Debate: Should the obligations of states and armed groups under international humanitarian law really be equal?
For this first debate, the Review asked two members of its Editorial Board, Professor Marco Sassòli and Professor Yuval Shany, to debate on the topic of equality of states and armed groups under international humanitarian law. Professor René Provost comments on this debate, adding a third dimension to the discussion.
The crucial question is whether it is realistic to apply the current legal regime to non-state armed groups. How can armed groups, with sometimes very limited means and low levels of organization, meet the same obligations as states? What are the incentives for armed groups to respect rules that their opponents have enacted? Why should they respect any rules when the very fact of taking arms against the state already makes them 'outlaws'?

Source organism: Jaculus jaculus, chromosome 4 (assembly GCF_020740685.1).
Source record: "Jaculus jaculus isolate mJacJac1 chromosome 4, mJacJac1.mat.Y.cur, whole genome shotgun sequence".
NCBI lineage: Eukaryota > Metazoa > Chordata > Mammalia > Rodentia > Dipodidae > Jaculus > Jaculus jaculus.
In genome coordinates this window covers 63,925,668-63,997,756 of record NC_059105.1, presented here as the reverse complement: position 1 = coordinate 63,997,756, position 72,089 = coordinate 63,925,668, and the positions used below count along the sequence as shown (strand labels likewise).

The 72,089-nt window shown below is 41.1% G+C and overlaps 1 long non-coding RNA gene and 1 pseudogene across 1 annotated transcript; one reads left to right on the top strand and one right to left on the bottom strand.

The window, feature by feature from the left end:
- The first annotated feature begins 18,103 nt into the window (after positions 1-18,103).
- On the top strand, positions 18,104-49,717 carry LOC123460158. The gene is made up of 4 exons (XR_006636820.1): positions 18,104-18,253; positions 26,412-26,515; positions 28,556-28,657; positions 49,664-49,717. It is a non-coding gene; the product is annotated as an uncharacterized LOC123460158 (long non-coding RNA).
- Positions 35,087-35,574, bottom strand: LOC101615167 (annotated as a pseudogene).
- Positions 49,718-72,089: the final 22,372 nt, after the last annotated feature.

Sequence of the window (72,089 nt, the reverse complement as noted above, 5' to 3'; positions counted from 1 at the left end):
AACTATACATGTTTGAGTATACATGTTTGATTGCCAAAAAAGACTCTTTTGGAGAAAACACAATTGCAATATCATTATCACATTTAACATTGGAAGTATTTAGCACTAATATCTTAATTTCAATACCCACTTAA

All participants in this discussion share an aspiration to ensure better legal protection for all those affected by armed conflicts. Professors Sassòli and Shany have agreed to present two 'radically' opposed stances, Professor Sassòli maintaining that equality should be reconsidered and replaced by a sliding scale of obligations, and Professor Shany rebutting this assertion. Professor Provost then reflects on the stances put forward by the two debaters and invites us to revisit the very notion of equality of belligerents.
The debaters have simplified their complex legal reasoning for the sake of clarity and brevity. Readers of the Review should bear in mind that the debaters actual legal positions are more nuanced than they may appear in this debate.
Related article: The move to substantive equality in international humanitarian law: a rejoinder to Marco Sassòli and Yuval Shany, by Professor René Provost
About the authors